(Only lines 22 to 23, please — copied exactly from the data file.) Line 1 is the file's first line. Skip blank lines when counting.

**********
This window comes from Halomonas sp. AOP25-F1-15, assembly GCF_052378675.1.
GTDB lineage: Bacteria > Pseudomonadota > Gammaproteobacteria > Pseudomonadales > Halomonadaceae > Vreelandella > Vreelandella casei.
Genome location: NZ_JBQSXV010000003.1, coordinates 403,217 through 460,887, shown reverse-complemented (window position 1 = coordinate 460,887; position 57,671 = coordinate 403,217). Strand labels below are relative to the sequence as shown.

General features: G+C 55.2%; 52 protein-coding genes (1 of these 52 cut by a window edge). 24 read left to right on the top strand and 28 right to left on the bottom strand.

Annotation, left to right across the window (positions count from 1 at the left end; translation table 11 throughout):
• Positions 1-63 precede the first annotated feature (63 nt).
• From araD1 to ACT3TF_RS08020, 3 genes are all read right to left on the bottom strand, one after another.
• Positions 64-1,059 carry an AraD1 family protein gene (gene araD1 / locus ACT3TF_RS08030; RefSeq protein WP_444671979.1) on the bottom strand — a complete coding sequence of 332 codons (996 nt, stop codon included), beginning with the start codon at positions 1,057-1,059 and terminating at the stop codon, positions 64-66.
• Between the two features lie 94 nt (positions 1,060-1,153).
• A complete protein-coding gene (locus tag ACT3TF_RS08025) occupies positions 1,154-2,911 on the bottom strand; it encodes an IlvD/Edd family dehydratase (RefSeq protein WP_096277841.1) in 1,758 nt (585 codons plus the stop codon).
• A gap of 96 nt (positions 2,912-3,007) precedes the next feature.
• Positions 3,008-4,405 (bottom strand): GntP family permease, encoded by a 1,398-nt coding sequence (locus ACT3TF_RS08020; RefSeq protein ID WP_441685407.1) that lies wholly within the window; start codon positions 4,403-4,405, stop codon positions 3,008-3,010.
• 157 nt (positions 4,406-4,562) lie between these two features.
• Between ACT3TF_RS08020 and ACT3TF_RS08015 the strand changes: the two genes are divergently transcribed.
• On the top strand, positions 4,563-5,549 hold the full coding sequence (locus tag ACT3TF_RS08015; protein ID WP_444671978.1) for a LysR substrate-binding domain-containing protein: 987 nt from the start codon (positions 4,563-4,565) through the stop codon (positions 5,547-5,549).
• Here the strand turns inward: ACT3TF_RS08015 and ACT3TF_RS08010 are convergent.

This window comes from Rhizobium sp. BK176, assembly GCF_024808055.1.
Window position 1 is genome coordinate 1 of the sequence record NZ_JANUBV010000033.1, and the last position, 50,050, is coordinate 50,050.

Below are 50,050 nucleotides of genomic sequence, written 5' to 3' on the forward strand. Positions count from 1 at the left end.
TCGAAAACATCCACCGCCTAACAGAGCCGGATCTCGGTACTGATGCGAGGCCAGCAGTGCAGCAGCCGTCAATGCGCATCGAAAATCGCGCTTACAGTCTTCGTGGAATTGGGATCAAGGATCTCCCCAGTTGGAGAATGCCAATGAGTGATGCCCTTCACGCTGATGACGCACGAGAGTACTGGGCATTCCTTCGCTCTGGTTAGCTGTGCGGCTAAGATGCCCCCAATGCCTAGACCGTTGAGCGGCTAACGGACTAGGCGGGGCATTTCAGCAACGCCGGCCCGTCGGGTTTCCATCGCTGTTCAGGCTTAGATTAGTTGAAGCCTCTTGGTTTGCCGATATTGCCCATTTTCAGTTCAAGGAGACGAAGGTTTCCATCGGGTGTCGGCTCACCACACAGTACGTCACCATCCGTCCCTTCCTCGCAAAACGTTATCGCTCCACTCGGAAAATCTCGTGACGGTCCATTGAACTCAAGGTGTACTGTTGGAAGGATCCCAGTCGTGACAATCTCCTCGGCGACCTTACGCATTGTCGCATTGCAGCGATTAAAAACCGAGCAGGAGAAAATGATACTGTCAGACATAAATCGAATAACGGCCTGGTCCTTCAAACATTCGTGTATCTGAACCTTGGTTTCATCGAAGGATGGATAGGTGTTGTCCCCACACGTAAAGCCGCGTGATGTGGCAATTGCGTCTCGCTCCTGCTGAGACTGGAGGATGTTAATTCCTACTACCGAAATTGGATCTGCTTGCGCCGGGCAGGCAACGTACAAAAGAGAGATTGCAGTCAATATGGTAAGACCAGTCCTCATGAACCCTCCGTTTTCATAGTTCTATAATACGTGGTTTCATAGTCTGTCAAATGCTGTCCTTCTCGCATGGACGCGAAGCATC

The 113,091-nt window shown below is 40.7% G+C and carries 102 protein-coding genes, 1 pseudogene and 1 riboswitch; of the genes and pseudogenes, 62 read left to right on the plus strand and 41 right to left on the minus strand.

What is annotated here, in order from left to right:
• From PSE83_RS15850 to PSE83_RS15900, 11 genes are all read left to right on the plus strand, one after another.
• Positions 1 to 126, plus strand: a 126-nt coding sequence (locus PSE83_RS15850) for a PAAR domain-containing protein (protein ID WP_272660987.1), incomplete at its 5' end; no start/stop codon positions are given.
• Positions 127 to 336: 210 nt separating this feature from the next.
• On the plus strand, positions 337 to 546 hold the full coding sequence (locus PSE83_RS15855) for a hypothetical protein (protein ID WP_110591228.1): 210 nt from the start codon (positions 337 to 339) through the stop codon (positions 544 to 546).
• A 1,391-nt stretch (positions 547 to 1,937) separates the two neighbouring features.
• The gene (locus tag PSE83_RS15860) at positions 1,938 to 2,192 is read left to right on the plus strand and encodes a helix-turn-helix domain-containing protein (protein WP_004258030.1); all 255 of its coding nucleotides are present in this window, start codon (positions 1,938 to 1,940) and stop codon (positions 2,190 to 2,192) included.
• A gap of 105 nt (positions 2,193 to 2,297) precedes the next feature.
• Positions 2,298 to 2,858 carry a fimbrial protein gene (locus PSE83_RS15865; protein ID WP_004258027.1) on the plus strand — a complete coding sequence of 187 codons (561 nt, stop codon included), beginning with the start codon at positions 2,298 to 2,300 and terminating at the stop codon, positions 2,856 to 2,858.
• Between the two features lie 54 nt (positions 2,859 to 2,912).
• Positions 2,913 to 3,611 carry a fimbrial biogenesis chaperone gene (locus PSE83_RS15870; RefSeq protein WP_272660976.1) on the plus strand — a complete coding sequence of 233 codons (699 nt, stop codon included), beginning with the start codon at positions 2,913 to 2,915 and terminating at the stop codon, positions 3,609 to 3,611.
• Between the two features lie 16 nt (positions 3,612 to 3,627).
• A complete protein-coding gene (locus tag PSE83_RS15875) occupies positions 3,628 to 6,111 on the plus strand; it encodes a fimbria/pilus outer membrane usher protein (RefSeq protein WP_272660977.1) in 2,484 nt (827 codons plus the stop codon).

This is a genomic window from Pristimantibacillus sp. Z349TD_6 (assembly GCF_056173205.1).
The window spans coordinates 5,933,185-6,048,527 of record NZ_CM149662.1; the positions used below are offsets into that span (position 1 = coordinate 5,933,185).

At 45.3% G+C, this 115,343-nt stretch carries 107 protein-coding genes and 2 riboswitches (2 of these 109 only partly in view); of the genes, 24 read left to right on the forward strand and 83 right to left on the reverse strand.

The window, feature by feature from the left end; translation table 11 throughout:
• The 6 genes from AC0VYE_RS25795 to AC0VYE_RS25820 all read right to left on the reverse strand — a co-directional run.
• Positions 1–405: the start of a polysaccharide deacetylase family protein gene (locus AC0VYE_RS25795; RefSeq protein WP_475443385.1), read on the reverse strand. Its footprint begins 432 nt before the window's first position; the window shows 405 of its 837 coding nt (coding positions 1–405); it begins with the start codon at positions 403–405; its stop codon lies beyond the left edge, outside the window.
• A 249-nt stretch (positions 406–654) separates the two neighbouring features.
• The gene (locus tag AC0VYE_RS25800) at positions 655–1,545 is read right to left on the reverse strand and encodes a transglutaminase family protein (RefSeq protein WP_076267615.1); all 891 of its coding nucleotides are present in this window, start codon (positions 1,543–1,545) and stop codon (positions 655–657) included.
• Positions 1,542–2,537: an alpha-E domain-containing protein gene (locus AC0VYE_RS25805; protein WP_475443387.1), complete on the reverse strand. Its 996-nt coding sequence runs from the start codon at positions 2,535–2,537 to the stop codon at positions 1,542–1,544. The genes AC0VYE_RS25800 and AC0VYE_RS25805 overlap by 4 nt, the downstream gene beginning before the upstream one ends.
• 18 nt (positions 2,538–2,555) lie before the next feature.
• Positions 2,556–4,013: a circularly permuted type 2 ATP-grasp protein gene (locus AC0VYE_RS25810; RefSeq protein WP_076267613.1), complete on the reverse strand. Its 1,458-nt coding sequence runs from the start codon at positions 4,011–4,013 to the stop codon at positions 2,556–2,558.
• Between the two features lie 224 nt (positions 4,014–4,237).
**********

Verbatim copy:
What is annotated here, in order from left to right:
• From PSE83_RS15850 to PSE83_RS15900, 11 genes are all read left to right on the plus strand, one after another.